Right now, I'd probably have to look at AJ (Allmendinger, not to learn from) after the issues at Pocono – I was right around that deal (with Kasey Kahne) – and then Michigan, he ran me down (the track) a couple times. It's like, I could spin him out when somebody blocks you like that, but do you really want to have to race somebody that way? It's not the last lap of the race and it's not for the win, so I'm not going to take that step, but eventually it might get to that point, you know?

If you were put in charge of NASCAR, what's one thing you'd change about the sport?

SH: I'd have a hard time, because we changed the spoiler for the fans because the fans wanted to see the spoiler. But I felt like we were doing a lot better before they put the spoiler on the car, and that's definitely something we've had to work on. So if I was put in charge, that's something I might not have changed (laughs).

Outside of NASCAR, who's the one driver you admire the most?

SH: Living person? Definitely Rick Mears. He was very smart about what he did, methodical, made good decisions on the track, put himself in position to win. Plus he's the guy who I can kind of see myself being a little bit like as far as personality.

How long do you see yourself driving?

SH: I know I'm not ready to quit yet! There's definitely a lot of things I want to do still. I don't know what the future holds for me, but I want to keep running Sprint Cup and continuing to learn over here. I enjoy the racing, I like how much we get to race. I just want to do better at it. I feel there's definitely some room for improvement. We've gotten there in a lot of ways, but in a lot of ways we need to continue to work at it.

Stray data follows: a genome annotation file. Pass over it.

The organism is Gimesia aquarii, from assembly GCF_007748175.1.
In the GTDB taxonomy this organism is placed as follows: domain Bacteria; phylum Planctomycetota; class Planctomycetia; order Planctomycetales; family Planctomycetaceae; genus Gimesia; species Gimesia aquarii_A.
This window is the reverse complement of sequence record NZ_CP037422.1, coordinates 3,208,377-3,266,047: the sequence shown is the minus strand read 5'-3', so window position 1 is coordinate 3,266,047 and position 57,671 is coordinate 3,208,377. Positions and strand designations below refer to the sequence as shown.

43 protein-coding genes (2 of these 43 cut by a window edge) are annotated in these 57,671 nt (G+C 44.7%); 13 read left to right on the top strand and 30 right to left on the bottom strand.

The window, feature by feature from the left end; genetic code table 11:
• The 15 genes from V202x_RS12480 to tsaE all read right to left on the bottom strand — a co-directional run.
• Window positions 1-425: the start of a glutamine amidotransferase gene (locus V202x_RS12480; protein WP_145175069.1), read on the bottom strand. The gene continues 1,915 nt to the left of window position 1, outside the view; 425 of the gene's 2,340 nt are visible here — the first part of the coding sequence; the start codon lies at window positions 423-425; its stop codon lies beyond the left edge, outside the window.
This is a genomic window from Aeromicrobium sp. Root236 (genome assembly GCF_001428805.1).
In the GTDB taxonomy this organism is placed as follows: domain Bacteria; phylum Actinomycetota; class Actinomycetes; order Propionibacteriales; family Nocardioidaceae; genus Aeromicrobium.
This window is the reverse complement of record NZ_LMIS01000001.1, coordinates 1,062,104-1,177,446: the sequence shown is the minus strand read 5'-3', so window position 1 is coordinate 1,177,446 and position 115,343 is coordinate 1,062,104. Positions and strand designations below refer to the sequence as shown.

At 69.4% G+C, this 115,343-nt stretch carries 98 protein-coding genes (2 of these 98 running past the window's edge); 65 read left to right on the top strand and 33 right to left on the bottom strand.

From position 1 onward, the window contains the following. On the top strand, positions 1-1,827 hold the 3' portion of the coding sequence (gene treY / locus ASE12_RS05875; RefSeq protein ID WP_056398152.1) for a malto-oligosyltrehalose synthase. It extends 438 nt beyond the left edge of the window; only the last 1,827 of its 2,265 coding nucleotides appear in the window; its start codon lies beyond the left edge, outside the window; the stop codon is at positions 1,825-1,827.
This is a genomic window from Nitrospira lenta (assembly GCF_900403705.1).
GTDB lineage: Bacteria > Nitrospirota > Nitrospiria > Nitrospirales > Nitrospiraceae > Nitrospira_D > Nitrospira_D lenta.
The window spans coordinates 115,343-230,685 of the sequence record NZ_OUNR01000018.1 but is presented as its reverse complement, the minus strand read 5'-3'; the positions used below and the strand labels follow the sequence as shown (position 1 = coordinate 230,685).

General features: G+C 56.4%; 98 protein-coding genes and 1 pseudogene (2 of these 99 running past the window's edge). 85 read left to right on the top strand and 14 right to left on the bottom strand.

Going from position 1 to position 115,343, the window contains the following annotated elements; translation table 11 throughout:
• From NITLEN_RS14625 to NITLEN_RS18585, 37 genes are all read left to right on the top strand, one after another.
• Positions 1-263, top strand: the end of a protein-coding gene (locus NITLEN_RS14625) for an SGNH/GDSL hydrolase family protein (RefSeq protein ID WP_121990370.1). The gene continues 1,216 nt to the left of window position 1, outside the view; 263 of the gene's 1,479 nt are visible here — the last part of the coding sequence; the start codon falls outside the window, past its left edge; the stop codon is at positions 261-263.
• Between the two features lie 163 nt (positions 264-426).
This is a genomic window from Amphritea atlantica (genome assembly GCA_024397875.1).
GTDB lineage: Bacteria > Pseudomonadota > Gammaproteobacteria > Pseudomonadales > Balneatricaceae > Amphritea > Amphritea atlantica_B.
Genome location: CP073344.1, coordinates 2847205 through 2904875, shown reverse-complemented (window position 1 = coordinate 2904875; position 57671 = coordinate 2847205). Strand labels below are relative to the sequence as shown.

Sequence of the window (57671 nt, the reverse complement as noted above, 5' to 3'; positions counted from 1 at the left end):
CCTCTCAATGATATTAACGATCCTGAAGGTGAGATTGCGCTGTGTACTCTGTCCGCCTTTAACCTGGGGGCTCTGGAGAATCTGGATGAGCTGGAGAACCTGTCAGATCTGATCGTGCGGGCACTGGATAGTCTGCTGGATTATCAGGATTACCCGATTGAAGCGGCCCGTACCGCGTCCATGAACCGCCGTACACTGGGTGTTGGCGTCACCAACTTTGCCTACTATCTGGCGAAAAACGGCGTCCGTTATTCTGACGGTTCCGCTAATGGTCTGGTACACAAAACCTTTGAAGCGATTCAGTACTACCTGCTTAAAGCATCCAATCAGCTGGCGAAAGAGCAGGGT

What's the first thing you do when you walk in the door after a long race weekend?

SH: For a long time, we were remodeling our house in North Carolina. So we'd get home late and put our little girl to bed and then we'd see what got done, what didn't get done, what needed to be redone. Now we're almost done with that, so most of the time I go out in my garage and mess with any of my projects I have going out there.

I've got a TV out there now, so I can kind of re-watch the race to learn and see what anybody did better than we did that day. A lot of the time, it takes me quite awhile to wind down after a race, so even if we get home by midnight or 1 o'clock, I'm still not going to bed until at least 3 or 3:30. I won't be able to sleep, I'll just lay there and think about what happened or whatever. It's easier for me to go to sleep after I've seen it and had an idea what I can do different next time.

Who wins the Sprint Cup in 2015?

SH: That's a good one. Jeff Gordon (laughs). That's what, 20-some years (of driving)? For me to think about how long he's been doing this and how long he's been driving, it's pretty neat for me to sit back and think about how good he continues to be at it. If he stays healthy and keeps wanting to do it, who else can you say that you'd think would still have a good ride at that point in time and be good position to do it? I guess Jimmie (Johnson) and Denny (Hamlin), but Jeff would be the first person I would think could do it at that time.

Do you have any superstitions or routines?

SH: I've tried not to ever really be superstitious. One of the problems is, if you have certain things you gotta do then you start picking them out and saying, ‘Oh, I did a little bit better when I did this.' At some point in time, you're not going to have time to even get in the car because you're going to be going through all your superstition stuff.

Would you rather be known as a great driver or a great person?

SH: I'd probably rather be known as a good person. At the end of the day, most of us aren't going to drive all the way up until the last day of our lives. So you're going to have a lot more time for people to make judgments about you. There are some pretty good drivers out there in the world that I don't think are very good people.